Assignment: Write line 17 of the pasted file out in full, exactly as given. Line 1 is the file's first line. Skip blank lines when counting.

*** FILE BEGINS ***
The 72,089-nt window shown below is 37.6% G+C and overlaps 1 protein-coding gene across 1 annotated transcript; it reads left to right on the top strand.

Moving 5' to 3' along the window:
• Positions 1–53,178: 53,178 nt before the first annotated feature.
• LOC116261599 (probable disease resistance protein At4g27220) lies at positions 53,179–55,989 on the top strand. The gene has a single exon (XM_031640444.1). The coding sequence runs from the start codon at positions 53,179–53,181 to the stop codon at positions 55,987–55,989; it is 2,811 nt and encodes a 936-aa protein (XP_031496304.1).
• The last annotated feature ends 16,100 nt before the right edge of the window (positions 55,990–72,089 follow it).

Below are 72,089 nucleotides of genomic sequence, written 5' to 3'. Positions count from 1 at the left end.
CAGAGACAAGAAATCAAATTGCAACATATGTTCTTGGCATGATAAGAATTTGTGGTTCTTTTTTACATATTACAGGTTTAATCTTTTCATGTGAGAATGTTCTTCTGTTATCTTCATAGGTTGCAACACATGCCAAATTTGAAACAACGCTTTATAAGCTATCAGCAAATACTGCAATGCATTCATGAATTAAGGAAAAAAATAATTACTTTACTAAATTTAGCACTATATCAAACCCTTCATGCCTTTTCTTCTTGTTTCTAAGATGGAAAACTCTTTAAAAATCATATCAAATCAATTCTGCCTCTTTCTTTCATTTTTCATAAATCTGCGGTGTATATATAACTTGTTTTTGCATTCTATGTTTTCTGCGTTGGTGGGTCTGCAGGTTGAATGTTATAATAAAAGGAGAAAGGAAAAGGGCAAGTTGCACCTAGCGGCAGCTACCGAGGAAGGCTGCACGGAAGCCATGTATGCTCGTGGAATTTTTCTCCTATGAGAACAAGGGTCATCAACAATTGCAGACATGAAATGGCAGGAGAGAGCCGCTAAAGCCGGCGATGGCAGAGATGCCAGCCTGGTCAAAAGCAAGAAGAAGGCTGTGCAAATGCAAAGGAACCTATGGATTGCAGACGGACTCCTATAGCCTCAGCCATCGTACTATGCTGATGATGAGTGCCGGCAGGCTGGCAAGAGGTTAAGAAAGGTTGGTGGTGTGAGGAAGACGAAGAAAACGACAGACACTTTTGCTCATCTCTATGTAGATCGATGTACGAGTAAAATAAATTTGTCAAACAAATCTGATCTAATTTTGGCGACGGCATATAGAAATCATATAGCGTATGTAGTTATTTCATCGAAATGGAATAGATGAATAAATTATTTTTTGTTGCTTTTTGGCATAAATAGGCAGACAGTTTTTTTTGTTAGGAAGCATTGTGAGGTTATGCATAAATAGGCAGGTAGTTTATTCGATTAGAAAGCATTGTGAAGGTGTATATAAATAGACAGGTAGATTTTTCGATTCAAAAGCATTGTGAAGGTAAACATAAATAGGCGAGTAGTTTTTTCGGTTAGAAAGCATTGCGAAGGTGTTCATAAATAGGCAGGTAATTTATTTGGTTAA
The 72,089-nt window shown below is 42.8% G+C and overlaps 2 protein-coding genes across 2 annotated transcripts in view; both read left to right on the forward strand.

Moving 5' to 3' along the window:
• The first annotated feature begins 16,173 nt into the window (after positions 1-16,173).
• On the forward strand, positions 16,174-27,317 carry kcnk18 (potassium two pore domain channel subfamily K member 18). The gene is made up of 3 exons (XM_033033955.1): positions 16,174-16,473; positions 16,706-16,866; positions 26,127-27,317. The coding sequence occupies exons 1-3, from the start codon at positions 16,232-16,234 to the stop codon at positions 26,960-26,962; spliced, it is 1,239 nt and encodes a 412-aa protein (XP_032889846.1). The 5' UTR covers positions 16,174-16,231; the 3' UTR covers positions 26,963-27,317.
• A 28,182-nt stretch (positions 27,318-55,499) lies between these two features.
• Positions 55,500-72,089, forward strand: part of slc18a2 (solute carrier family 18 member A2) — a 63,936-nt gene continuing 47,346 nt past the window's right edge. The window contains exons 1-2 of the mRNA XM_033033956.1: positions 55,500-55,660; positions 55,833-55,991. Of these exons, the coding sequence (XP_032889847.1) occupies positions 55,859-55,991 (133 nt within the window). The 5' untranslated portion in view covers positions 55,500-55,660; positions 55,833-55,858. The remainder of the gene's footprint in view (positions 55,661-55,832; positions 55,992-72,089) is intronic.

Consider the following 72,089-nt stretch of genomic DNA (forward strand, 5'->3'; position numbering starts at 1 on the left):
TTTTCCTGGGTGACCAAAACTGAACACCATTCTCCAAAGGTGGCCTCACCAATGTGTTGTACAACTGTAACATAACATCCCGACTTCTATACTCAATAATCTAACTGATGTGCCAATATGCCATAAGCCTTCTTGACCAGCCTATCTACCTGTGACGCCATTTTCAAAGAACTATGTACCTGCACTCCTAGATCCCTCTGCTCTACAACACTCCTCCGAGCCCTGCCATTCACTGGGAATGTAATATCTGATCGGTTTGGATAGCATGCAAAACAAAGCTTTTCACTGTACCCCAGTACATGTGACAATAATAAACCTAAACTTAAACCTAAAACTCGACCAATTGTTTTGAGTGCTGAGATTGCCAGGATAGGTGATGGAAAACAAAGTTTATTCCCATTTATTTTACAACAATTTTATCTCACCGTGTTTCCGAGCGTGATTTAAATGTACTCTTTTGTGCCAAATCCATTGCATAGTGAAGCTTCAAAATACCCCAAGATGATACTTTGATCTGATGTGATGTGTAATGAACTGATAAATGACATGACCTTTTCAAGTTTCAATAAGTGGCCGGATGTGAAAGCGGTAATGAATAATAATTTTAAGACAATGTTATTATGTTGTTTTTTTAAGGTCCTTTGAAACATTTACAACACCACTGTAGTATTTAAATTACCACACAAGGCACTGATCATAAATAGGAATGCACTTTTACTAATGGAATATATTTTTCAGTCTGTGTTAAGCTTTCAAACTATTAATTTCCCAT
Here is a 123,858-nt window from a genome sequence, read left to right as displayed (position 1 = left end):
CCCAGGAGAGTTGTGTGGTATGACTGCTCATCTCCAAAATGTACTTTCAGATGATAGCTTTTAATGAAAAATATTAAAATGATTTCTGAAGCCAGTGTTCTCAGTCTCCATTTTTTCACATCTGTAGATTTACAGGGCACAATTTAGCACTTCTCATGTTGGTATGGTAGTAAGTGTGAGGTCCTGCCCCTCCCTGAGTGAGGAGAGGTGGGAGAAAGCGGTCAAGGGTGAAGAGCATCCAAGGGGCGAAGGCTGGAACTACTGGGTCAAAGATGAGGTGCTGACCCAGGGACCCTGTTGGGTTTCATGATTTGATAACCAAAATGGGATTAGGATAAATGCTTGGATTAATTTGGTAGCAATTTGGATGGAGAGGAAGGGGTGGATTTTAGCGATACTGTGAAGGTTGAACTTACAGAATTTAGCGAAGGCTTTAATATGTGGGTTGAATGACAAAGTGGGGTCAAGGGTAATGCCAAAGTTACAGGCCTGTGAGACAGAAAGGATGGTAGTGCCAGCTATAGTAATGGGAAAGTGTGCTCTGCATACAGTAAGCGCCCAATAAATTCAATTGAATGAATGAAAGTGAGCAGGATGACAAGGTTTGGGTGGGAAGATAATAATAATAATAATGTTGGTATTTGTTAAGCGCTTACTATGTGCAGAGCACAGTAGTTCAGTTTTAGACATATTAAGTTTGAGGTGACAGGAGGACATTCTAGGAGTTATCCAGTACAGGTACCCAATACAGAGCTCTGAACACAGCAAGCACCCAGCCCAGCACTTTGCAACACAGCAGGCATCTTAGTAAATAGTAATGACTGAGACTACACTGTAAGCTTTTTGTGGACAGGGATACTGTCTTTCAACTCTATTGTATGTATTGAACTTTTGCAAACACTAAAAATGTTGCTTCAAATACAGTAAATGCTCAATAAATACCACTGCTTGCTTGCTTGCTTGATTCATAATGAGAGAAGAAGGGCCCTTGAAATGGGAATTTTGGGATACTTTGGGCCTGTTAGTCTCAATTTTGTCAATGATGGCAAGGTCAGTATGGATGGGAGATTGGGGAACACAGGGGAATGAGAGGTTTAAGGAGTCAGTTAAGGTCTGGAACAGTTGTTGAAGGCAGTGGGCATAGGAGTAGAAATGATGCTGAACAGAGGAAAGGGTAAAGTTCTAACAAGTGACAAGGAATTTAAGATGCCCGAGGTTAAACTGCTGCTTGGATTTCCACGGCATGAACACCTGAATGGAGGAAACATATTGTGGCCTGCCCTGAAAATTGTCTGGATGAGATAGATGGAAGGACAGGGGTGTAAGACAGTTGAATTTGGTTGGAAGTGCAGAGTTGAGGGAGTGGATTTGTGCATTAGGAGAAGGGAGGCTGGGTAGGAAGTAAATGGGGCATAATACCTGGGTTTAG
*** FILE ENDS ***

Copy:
CCCAGGAGAGTTGTGTGGTATGACTGCTCATCTCCAAAATGTACTTTCAGATGATAGCTTTTAATGAAAAATATTAAAATGATTTCTGAAGCCAGTGTTCTCAGTCTCCATTTTTTCACATCTGTAGATTTACAGGGCACAATTTAGCACTTCTCATGTTGGTATGGTAGTAAGTGTGAGGTCCTGCCCCTCCCTGAGTGAGGAGAGGTGGGAGAAAGCGGTCAAGGGTGAAGAGCATCCAAGGGGCGAAGGCTGGAACTACTGGGTCAAAGATGAGGTGCTGACCCAGGGACCCTGTTGGGTTTCATGATTTGATAACCAAAATGGGATTAGGATAAATGCTTGGATTAATTTGGTAGCAATTTGGATGGAGAGGAAGGGGTGGATTTTAGCGATACTGTGAAGGTTGAACTTACAGAATTTAGCGAAGGCTTTAATATGTGGGTTGAATGACAAAGTGGGGTCAAGGGTAATGCCAAAGTTACAGGCCTGTGAGACAGAAAGGATGGTAGTGCCAGCTATAGTAATGGGAAAGTGTGCTCTGCATACAGTAAGCGCCCAATAAATTCAATTGAATGAATGAAAGTGAGCAGGATGACAAGGTTTGGGTGGGAAGATAATAATAATAATAATGTTGGTATTTGTTAAGCGCTTACTATGTGCAGAGCACAGTAGTTCAGTTTTAGACATATTAAGTTTGAGGTGACAGGAGGACATTCTAGGAGTTATCCAGTACAGGTACCCAATACAGAGCTCTGAACACAGCAAGCACCCAGCCCAGCACTTTGCAACACAGCAGGCATCTTAGTAAATAGTAATGACTGAGACTACACTGTAAGCTTTTTGTGGACAGGGATACTGTCTTTCAACTCTATTGTATGTATTGAACTTTTGCAAACACTAAAAATGTTGCTTCAAATACAGTAAATGCTCAATAAATACCACTGCTTGCTTGCTTGCTTGATTCATAATGAGAGAAGAAGGGCCCTTGAAATGGGAATTTTGGGATACTTTGGGCCTGTTAGTCTCAATTTTGTCAATGATGGCAAGGTCAGTATGGATGGGAGATTGGGGAACACAGGGGAATGAGAGGTTTAAGGAGTCAGTTAAGGTCTGGAACAGTTGTTGAAGGCAGTGGGCATAGGAGTAGAAATGATGCTGAACAGAGGAAAGGGTAAAGTTCTAACAAGTGACAAGGAATTTAAGATGCCCGAGGTTAAACTGCTGCTTGGATTTCCACGGCATGAACACCTGAATGGAGGAAACATATTGTGGCCTGCCCTGAAAATTGTCTGGATGAGATAGATGGAAGGACAGGGGTGTAAGACAGTTGAATTTGGTTGGAAGTGCAGAGTTGAGGGAGTGGATTTGTGCATTAGGAGAAGGGAGGCTGGGTAGGAAGTAAATGGGGCATAATACCTGGGTTTAG